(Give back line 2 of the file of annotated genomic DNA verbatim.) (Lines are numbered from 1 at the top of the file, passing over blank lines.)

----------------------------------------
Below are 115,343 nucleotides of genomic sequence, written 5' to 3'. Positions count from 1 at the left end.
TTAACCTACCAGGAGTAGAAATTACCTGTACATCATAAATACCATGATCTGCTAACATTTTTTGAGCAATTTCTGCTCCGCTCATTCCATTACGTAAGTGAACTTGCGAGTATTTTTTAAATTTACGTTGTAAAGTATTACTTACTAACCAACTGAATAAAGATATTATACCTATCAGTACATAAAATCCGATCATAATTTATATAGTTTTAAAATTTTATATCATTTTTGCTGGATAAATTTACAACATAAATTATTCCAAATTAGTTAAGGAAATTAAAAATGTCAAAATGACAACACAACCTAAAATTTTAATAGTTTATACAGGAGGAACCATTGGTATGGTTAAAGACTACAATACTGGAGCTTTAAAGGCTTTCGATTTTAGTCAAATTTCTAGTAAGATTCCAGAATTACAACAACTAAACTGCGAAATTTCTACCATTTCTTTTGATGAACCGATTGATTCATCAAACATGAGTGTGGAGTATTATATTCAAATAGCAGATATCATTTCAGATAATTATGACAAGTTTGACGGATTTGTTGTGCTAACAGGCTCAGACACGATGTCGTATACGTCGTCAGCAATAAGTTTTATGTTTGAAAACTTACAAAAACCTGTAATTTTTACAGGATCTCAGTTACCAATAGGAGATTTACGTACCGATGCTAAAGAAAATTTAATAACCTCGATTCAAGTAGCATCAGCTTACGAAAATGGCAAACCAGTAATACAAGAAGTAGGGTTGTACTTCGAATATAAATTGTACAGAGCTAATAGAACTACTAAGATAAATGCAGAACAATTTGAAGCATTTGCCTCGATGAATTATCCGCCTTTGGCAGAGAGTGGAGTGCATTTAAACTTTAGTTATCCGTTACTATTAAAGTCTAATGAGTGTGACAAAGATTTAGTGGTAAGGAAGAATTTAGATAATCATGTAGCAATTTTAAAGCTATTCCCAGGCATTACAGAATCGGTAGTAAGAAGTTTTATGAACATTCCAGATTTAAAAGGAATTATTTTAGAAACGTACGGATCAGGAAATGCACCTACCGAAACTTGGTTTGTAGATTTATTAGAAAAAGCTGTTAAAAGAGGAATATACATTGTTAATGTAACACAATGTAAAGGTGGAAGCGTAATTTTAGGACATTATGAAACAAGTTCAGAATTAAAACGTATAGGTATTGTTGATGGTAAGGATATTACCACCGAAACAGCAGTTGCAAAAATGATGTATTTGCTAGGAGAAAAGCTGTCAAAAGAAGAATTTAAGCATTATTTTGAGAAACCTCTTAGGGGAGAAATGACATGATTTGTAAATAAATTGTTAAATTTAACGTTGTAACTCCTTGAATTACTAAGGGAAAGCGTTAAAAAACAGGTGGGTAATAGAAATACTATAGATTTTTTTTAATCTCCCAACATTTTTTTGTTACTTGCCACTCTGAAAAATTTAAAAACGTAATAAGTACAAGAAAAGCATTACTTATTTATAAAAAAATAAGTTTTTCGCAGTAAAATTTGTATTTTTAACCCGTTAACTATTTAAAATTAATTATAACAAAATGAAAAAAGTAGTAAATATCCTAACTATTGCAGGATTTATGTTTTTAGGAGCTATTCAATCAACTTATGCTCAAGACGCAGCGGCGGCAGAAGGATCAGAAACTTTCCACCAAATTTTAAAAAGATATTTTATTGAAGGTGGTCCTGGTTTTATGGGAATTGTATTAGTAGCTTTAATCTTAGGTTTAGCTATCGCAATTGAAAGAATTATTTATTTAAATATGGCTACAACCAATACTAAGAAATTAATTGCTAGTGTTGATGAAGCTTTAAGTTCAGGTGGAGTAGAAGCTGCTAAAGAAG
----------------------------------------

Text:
TTAACCTACCAGGAGTAGAAATTACCTGTACATCATAAATACCATGATCTGCTAACATTTTTTGAGCAATTTCTGCTCCGCTCATTCCATTACGTAAGTGAACTTGCGAGTATTTTTTAAATTTACGTTGTAAAGTATTACTTACTAACCAACTGAATAAAGATATTATACCTATCAGTACATAAAATCCGATCATAATTTATATAGTTTTAAAATTTTATATCATTTTTGCTGGATAAATTTACAACATAAATTATTCCAAATTAGTTAAGGAAATTAAAAATGTCAAAATGACAACACAACCTAAAATTTTAATAGTTTATACAGGAGGAACCATTGGTATGGTTAAAGACTACAATACTGGAGCTTTAAAGGCTTTCGATTTTAGTCAAATTTCTAGTAAGATTCCAGAATTACAACAACTAAACTGCGAAATTTCTACCATTTCTTTTGATGAACCGATTGATTCATCAAACATGAGTGTGGAGTATTATATTCAAATAGCAGATATCATTTCAGATAATTATGACAAGTTTGACGGATTTGTTGTGCTAACAGGCTCAGACACGATGTCGTATACGTCGTCAGCAATAAGTTTTATGTTTGAAAACTTACAAAAACCTGTAATTTTTACAGGATCTCAGTTACCAATAGGAGATTTACGTACCGATGCTAAAGAAAATTTAATAACCTCGATTCAAGTAGCATCAGCTTACGAAAATGGCAAACCAGTAATACAAGAAGTAGGGTTGTACTTCGAATATAAATTGTACAGAGCTAATAGAACTACTAAGATAAATGCAGAACAATTTGAAGCATTTGCCTCGATGAATTATCCGCCTTTGGCAGAGAGTGGAGTGCATTTAAACTTTAGTTATCCGTTACTATTAAAGTCTAATGAGTGTGACAAAGATTTAGTGGTAAGGAAGAATTTAGATAATCATGTAGCAATTTTAAAGCTATTCCCAGGCATTACAGAATCGGTAGTAAGAAGTTTTATGAACATTCCAGATTTAAAAGGAATTATTTTAGAAACGTACGGATCAGGAAATGCACCTACCGAAACTTGGTTTGTAGATTTATTAGAAAAAGCTGTTAAAAGAGGAATATACATTGTTAATGTAACACAATGTAAAGGTGGAAGCGTAATTTTAGGACATTATGAAACAAGTTCAGAATTAAAACGTATAGGTATTGTTGATGGTAAGGATATTACCACCGAAACAGCAGTTGCAAAAATGATGTATTTGCTAGGAGAAAAGCTGTCAAAAGAAGAATTTAAGCATTATTTTGAGAAACCTCTTAGGGGAGAAATGACATGATTTGTAAATAAATTGTTAAATTTAACGTTGTAACTCCTTGAATTACTAAGGGAAAGCGTTAAAAAACAGGTGGGTAATAGAAATACTATAGATTTTTTTTAATCTCCCAACATTTTTTTGTTACTTGCCACTCTGAAAAATTTAAAAACGTAATAAGTACAAGAAAAGCATTACTTATTTATAAAAAAATAAGTTTTTCGCAGTAAAATTTGTATTTTTAACCCGTTAACTATTTAAAATTAATTATAACAAAATGAAAAAAGTAGTAAATATCCTAACTATTGCAGGATTTATGTTTTTAGGAGCTATTCAATCAACTTATGCTCAAGACGCAGCGGCGGCAGAAGGATCAGAAACTTTCCACCAAATTTTAAAAAGATATTTTATTGAAGGTGGTCCTGGTTTTATGGGAATTGTATTAGTAGCTTTAATCTTAGGTTTAGCTATCGCAATTGAAAGAATTATTTATTTAAATATGGCTACAACCAATACTAAGAAATTAATTGCTAGTGTTGATGAAGCTTTAAGTTCAGGTGGAGTAGAAGCTGCTAAAGAAG